Waste-to-fuel facility set to open next spring
A facility near Martinsburg, West Virginia, designed to convert municipal solid waste (MSW) to solid fuel is set to open next spring, about a year later than originally scheduled, according to a report by Herald Mail Media. Emily Dyson, a representative of the joint venture project, Entsorga West Virginia, says that contracting issues got in the way of progress.
According to its website, Entsorga West Virginia is a joint venture between Apple Valley Waste Technologies Inc., Kearneysville, West Virginia; Entsorga Italia, Tortona, Italy; and Chemtex Global, Wilmington, North Carolina.
The facility is set to use a patented mechanical and biological treatment process and is expected to reduce 28,000 tons of greenhouse gas emissions per year, the report says.
The facility will take MSW through a contract with Apple Valley Waste, the report says. Forty to 50 percent of the material is said to be converted into an alternative fuel approved by the U.S. Environmental Protection Agency (EPA). Entsorga also will sell the fuel pellets to a local cement plant, Argos.
Entsorga has leased 12 acres of land from Berkeley County Solid Waste Authority and will pay $70,000 annually in the first two years of the lease, the report says. The lease agreement is worth more than $3.6 million over 30 years.
The solid waste authority has been using the revenue to offset losses from the county’s recycling program. It also will receive 50 cents per ton of waste received at the waste-to-fuel facility.
CalRecycle awards organics recycling grants
The Sacramento-based California Department of Resources Recycling and Recovery (CalRecycle) has awarded $24 million in grants to help convert more of the state’s organic waste (food, green waste and wood) into renewable energy and compost.
“These latest climate investments provide a much-needed boost to California’s organic waste recycling capacity, which the state must roughly double to meet its greenhouse gas reduction and 75 percent recycling goals,” says Scott Smithline, director of CalRecycle. “These infrastructure projects will diversify our local economies, creating durable green jobs that can’t be outsourced.”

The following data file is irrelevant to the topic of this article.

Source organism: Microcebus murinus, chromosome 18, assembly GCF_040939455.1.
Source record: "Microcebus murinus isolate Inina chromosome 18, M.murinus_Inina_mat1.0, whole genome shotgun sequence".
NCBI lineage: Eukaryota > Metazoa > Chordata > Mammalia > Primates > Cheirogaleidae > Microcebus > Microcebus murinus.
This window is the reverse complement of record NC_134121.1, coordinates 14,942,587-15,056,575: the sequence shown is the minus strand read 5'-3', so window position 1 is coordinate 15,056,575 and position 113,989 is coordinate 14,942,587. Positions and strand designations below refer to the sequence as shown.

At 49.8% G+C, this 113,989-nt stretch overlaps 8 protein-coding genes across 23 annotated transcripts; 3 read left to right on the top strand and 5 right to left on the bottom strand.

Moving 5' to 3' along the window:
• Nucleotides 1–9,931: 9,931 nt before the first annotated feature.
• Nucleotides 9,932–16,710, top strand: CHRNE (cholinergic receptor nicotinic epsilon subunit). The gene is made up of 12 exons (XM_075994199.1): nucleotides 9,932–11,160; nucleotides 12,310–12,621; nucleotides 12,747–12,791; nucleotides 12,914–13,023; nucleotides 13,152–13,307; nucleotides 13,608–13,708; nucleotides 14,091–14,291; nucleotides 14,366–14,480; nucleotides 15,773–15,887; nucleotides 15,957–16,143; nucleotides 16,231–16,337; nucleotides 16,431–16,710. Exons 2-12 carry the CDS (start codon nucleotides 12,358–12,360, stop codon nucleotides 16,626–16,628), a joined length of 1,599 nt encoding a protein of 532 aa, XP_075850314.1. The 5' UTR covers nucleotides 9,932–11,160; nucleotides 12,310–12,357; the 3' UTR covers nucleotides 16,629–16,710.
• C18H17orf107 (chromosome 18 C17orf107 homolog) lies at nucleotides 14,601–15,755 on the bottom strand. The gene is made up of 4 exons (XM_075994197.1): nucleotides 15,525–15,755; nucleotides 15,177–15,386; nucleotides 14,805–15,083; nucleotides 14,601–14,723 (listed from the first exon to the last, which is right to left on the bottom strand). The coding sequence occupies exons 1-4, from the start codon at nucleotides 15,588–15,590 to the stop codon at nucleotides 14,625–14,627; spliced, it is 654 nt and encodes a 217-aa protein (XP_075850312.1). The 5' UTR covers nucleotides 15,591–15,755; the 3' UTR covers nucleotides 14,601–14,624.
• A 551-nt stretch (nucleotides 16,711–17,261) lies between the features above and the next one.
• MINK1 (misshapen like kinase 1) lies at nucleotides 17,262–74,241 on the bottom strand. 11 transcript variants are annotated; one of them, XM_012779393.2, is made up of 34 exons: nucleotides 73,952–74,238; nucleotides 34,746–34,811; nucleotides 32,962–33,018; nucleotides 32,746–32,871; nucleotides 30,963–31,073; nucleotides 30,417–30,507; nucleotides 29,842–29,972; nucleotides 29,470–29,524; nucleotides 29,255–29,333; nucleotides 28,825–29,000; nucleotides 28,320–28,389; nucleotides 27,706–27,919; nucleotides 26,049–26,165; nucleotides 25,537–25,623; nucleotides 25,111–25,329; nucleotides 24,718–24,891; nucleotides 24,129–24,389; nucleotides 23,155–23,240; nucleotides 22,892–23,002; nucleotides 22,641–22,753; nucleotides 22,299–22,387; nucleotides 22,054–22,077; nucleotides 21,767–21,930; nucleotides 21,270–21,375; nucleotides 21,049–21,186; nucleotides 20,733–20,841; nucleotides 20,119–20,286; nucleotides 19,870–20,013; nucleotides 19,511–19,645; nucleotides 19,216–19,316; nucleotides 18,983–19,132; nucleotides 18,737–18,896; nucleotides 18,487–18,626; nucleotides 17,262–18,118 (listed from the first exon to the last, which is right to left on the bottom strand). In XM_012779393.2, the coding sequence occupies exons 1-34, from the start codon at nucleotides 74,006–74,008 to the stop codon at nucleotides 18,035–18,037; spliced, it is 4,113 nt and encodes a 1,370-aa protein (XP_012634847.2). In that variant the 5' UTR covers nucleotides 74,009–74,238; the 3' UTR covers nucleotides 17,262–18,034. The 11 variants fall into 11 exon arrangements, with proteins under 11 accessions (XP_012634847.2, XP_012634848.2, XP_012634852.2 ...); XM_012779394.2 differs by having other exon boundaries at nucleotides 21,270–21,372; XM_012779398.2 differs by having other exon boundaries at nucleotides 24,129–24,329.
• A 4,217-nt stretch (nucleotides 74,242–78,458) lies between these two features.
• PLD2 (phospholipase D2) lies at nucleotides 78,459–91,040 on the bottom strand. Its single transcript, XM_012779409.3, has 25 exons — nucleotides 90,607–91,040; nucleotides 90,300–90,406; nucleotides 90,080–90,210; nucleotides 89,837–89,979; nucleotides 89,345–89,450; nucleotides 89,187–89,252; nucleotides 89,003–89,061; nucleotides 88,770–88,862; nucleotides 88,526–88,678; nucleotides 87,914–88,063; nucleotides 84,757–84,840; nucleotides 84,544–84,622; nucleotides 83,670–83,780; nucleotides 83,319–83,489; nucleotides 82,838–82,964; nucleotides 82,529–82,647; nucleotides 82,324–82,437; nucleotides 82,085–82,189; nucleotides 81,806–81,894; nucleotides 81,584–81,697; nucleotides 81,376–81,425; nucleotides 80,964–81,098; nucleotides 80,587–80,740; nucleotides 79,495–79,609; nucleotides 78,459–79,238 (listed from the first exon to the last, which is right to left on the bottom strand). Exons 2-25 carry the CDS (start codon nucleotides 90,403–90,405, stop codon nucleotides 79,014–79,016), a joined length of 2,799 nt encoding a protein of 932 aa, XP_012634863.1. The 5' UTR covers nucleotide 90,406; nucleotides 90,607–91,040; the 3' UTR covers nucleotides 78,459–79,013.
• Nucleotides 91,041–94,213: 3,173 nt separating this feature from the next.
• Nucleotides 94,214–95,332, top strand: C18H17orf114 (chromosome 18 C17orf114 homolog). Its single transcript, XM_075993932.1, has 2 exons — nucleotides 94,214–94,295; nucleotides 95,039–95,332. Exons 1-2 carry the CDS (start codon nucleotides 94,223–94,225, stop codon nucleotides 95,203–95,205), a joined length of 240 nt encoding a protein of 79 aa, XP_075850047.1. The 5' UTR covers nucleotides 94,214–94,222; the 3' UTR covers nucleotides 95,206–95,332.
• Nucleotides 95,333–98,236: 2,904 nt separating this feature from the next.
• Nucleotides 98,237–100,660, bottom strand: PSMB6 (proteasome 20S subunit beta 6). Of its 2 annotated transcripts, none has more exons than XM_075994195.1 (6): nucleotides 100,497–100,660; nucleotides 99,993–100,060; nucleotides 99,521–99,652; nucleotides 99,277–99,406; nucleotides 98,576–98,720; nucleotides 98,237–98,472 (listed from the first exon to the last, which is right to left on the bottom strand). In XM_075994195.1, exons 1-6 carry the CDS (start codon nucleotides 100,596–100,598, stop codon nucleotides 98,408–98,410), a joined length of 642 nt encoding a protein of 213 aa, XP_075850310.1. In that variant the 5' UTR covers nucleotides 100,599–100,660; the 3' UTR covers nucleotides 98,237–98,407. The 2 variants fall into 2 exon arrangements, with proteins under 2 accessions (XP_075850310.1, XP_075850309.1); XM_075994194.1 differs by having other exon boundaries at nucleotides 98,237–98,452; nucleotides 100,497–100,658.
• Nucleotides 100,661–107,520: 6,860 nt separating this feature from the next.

CalRecycle says it helps fund facilities in California that convert organic material into products such as compost or renewable energy because, when it is sent to landfills, organic waste decomposes and generates methane.
CalRecycle’s Organics Grant Program is part of California Climate Investments, a program that uses cap-and-trade dollars to reduce greenhouse gas emissions and benefit disadvantaged communities.
Of the $24 million allocated to CalRecycle’s Organics Grant program in 2016-17, $12 million was dedicated to anaerobic digestion (AD) projects, which turn organic waste into renewable energy and soil amendments (three awards of $4 million), and $12 million was dedicated to compost operations, $3 million of which was allocated specifically for projects in rural areas. The single largest award was $3 million, CalRecycle says.
Thirty-five eligible applicants requested $88.6 million. CalRecycle says it gave funds to the 10 highest-scoring applicants based on greenhouse gas reductions, the amount of organic material diverted, benefits to disadvantaged communities and timeline.
Among the recipients of the largest grants were:
- the Sanitation District of Los Angeles County, which received a $4 million grant to upgrade AD facilities;
- HZIU Kompogas SLO Inc., San Luis Obispo, for a new AD facility;
- Rialto Bioenergy Facility LLC, San Bernardino, for upgrades to an in-vessel digestion system; and
- the city of San Diego, which is upgrading its current windrow composting facility into a covered, aerated static pile system.